Facebook to buy messaging app WhatsApp for $16B plus $3B in RSUs

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  • Reply 81 of 104
    rcfa wrote: »
    Apple should finally publish the iMessage/FaceTime specs as they originally promised; the reality is there are Android phones, and when faced with the choice of cross-platform protocols or single platform protocol, cross-platform wins due to (quite literally) network effects.
    So without open specs that allow third parties to make iMessage/FaceTime compatible apps on other phones, Apple undermines the utility and penetration of their own products.
    I keep using Skype and to a lesser degree WhatsApp and Viber because all three allow me to reach friends using a variety of different phones, incl. the iPhone.
    The iMessage/FaceTime contacts list is rather short, and the apps only see use in special cases or when I actually send an SMS to a relative stranger which then ocasionally gets converted to an iMessage.
    I much rather see iMessage/FaceTime gain more users.
    danox wrote: »

    It doesn't bother me that Apple keeps all of their best tech proprietary. They make aspirational products and the world is beating a path to their door.
  • Reply 82 of 104
    rogifanrogifan Posts: 10,669member
    Spoiler:
    And only Apple will be sitting pretty with billions in the bank.
    Apple's sapphire investment represents about 3% of FB's purchase of whatsapp. But I'll bet it provides more $ to the bottom line and a better ROI. I will not be surprised to see FB having to do a write down in the future.
  • Reply 83 of 104

    HOW exactly, is a messenger app worth BILLIONS??

     

    This is getting a little ridiculous, and for some reason fills me with a sense of foreboding. Something just isn't right about trends like this. 

  • Reply 84 of 104

    Two important issues here, to my eyes:

    1. The bulk of WhatsApp users are using non iOS implementations, and are merely avoiding the cost of direct SMS/txt messaging. This is why the app requires access to the entire contact list: it IDs users via telephone number, and sets up a parallel IM system that uses (probably WiFi, but likely any) available internet access to simulate SMS/txt messaging. Other IM systems such as Yahoo, etc., would work for them, but apparently WhatsApp is more convenient by automatically linking users to their contacts.  These must be extremely cost-conscious users (little disposable income), as is suggested by their choice of platform and rejection of SMS/txt charges. This means they have little value to advertisers.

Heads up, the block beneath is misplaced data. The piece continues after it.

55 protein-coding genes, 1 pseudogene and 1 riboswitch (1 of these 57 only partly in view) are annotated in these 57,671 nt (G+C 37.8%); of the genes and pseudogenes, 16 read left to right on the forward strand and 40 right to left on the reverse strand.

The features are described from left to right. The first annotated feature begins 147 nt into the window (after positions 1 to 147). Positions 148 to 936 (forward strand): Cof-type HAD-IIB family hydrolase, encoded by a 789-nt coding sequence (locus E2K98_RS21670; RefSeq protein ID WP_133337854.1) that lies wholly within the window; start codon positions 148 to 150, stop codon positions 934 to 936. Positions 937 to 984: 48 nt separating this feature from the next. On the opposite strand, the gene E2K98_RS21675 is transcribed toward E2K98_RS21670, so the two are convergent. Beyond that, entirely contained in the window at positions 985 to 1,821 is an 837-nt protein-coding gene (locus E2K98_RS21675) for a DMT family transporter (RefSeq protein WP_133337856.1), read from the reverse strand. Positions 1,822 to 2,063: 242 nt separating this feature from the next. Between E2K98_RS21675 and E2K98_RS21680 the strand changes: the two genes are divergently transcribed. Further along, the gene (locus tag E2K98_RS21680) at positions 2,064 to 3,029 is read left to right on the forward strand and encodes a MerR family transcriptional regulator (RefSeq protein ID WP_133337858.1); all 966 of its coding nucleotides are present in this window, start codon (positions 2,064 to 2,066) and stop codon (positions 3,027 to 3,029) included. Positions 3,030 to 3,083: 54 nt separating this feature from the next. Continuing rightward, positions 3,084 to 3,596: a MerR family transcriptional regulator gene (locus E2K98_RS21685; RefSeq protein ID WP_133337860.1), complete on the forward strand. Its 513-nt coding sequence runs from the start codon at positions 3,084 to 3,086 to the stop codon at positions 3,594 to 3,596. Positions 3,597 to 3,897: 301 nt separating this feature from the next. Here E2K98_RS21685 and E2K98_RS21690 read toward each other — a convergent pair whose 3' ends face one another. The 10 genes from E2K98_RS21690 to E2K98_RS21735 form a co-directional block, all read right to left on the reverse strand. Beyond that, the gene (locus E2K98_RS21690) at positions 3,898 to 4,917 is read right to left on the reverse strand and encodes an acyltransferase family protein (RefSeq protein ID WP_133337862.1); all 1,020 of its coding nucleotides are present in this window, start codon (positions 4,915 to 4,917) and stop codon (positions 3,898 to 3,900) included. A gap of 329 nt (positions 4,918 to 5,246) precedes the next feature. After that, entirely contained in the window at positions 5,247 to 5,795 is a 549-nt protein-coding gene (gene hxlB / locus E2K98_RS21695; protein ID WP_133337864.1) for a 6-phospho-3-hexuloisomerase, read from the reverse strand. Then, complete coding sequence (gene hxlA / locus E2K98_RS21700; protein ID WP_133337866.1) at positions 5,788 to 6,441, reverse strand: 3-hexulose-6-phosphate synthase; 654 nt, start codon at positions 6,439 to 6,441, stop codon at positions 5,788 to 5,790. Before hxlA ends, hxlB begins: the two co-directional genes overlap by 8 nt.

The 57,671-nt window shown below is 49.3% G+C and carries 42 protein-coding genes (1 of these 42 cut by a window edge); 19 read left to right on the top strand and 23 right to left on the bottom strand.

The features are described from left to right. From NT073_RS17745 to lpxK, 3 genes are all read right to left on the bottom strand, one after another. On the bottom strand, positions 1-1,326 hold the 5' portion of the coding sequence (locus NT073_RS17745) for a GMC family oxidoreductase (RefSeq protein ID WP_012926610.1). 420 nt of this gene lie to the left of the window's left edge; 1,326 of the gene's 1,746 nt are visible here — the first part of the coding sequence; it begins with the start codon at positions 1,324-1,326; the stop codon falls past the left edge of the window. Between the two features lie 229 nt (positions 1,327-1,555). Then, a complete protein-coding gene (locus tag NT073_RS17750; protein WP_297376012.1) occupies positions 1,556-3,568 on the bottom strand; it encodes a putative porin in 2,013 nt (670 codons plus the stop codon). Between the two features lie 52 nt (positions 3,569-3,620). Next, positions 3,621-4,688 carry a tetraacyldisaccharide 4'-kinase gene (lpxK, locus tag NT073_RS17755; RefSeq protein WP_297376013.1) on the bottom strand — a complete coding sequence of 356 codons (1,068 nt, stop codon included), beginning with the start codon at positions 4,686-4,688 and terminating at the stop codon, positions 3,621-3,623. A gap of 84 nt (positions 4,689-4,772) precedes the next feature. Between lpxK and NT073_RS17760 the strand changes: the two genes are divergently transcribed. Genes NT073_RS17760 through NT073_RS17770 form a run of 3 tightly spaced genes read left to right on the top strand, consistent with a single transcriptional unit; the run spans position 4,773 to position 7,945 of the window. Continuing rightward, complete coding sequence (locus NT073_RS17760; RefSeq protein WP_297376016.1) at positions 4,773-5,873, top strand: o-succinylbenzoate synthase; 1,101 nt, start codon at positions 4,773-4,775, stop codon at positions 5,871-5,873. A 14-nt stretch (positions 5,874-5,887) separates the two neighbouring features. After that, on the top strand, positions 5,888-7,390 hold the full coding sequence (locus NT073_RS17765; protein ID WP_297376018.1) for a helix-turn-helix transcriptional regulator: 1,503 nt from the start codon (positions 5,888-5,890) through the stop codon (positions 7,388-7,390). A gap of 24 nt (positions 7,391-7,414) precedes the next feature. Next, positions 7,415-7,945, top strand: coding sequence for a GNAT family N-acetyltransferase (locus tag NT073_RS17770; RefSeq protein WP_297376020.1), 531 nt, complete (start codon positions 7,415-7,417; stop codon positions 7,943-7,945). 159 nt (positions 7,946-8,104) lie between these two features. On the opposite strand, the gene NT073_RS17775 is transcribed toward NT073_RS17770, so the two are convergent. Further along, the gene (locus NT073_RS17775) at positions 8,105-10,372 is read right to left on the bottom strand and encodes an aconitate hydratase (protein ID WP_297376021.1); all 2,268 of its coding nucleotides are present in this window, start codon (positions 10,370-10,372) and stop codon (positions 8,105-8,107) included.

2. The force driving WhatsApp deployment (and similar IM systems such as iMessage) is the telecom practice of charging for SMS/txt messages, which cost them zero to deliver.  Try having a conversation over dinner where you have to toss a quarter in a jar with every sentence spoken. By the time dessert arrives, you'll have enough quarters to pay for the entire meal. SMS/txt charges can easily add up to $100+ per month, which is noticeable and repulsive to those who want to pay only $100 for an android phone and rarely pay for apps, let alone make in-app purchases.

     

    My conclusion is twofold: Telecom companies are a root cause of the problem, and the users aren't of much value to advertisers. As such, why anyone would pay $50 each to gain their custom is a mystery.  One explanation is incompetence of the corporate leadership. Or stupidity. Another explanation is that there is some grander scheme that makes this unlikely and expensive acquisition worthwhile.  Some say FB is eliminating a competitor.  But if your competitor has only taken customers that don't generate revenue, who cares?  In fact, if all the non-revenue-generating customers went to a competitor, it strengthens your own brand. Which is what Apple has done.